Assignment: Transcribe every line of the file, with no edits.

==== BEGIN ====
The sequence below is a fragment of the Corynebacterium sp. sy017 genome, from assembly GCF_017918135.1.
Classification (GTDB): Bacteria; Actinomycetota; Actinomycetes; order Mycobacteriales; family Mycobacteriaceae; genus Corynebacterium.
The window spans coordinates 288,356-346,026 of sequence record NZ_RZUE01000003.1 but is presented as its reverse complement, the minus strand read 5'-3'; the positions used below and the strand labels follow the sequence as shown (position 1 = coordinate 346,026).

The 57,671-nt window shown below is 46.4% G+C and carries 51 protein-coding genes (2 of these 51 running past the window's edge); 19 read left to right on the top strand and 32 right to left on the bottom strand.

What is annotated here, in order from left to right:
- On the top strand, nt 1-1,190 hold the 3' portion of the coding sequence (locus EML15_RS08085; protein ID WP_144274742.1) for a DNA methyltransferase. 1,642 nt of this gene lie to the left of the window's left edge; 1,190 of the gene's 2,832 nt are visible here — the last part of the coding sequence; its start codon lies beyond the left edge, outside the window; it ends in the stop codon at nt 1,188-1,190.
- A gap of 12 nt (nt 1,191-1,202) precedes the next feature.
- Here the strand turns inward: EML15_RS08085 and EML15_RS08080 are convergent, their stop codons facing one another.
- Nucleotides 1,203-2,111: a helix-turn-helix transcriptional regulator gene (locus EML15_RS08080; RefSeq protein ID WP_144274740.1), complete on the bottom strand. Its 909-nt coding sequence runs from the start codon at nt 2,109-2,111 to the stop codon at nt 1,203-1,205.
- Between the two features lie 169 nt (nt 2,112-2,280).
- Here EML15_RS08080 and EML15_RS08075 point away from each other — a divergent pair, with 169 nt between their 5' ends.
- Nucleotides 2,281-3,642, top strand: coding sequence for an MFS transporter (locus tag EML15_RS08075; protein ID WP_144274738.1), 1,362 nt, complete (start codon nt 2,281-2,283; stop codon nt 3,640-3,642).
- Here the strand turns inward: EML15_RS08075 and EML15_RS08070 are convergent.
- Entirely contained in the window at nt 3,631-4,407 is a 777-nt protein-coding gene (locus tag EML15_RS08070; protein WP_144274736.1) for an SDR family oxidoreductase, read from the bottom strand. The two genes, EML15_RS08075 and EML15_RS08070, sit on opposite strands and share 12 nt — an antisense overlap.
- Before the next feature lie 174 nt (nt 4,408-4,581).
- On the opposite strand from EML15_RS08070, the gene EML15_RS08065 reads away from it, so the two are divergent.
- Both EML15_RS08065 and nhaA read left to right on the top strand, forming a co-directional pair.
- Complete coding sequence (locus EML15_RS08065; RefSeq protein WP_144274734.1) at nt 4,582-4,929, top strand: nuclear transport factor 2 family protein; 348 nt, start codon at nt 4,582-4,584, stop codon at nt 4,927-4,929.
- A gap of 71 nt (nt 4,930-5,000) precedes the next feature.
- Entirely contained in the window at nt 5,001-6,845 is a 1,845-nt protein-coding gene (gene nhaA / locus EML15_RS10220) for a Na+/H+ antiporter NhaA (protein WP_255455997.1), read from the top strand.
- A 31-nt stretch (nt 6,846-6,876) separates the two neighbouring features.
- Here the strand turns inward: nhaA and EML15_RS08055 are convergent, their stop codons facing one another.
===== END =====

The sequence below is a fragment of the Corynebacterium sp. sy017 genome, from assembly GCF_017918135.1.
Classification (GTDB): Bacteria; Actinomycetota; Actinomycetes; order Mycobacteriales; family Mycobacteriaceae; genus Corynebacterium.
The window spans coordinates 288,356-346,026 of sequence record NZ_RZUE01000003.1 but is presented as its reverse complement, the minus strand read 5'-3'; the positions used below and the strand labels follow the sequence as shown (position 1 = coordinate 346,026).

The 57,671-nt window shown below is 46.4% G+C and carries 51 protein-coding genes (2 of these 51 running past the window's edge); 19 read left to right on the top strand and 32 right to left on the bottom strand.

What is annotated here, in order from left to right:
- On the top strand, nt 1-1,190 hold the 3' portion of the coding sequence (locus EML15_RS08085; protein ID WP_144274742.1) for a DNA methyltransferase. 1,642 nt of this gene lie to the left of the window's left edge; 1,190 of the gene's 2,832 nt are visible here — the last part of the coding sequence; its start codon lies beyond the left edge, outside the window; it ends in the stop codon at nt 1,188-1,190.
- A gap of 12 nt (nt 1,191-1,202) precedes the next feature.
- Here the strand turns inward: EML15_RS08085 and EML15_RS08080 are convergent, their stop codons facing one another.
- Nucleotides 1,203-2,111: a helix-turn-helix transcriptional regulator gene (locus EML15_RS08080; RefSeq protein ID WP_144274740.1), complete on the bottom strand. Its 909-nt coding sequence runs from the start codon at nt 2,109-2,111 to the stop codon at nt 1,203-1,205.
- Between the two features lie 169 nt (nt 2,112-2,280).
- Here EML15_RS08080 and EML15_RS08075 point away from each other — a divergent pair, with 169 nt between their 5' ends.
- Nucleotides 2,281-3,642, top strand: coding sequence for an MFS transporter (locus tag EML15_RS08075; protein ID WP_144274738.1), 1,362 nt, complete (start codon nt 2,281-2,283; stop codon nt 3,640-3,642).
- Here the strand turns inward: EML15_RS08075 and EML15_RS08070 are convergent.
- Entirely contained in the window at nt 3,631-4,407 is a 777-nt protein-coding gene (locus tag EML15_RS08070; protein WP_144274736.1) for an SDR family oxidoreductase, read from the bottom strand. The two genes, EML15_RS08075 and EML15_RS08070, sit on opposite strands and share 12 nt — an antisense overlap.
- Before the next feature lie 174 nt (nt 4,408-4,581).
- On the opposite strand from EML15_RS08070, the gene EML15_RS08065 reads away from it, so the two are divergent.
- Both EML15_RS08065 and nhaA read left to right on the top strand, forming a co-directional pair.
- Complete coding sequence (locus EML15_RS08065; RefSeq protein WP_144274734.1) at nt 4,582-4,929, top strand: nuclear transport factor 2 family protein; 348 nt, start codon at nt 4,582-4,584, stop codon at nt 4,927-4,929.
- A gap of 71 nt (nt 4,930-5,000) precedes the next feature.
- Entirely contained in the window at nt 5,001-6,845 is a 1,845-nt protein-coding gene (gene nhaA / locus EML15_RS10220) for a Na+/H+ antiporter NhaA (protein WP_255455997.1), read from the top strand.
- A 31-nt stretch (nt 6,846-6,876) separates the two neighbouring features.
- Here the strand turns inward: nhaA and EML15_RS08055 are convergent, their stop codons facing one another.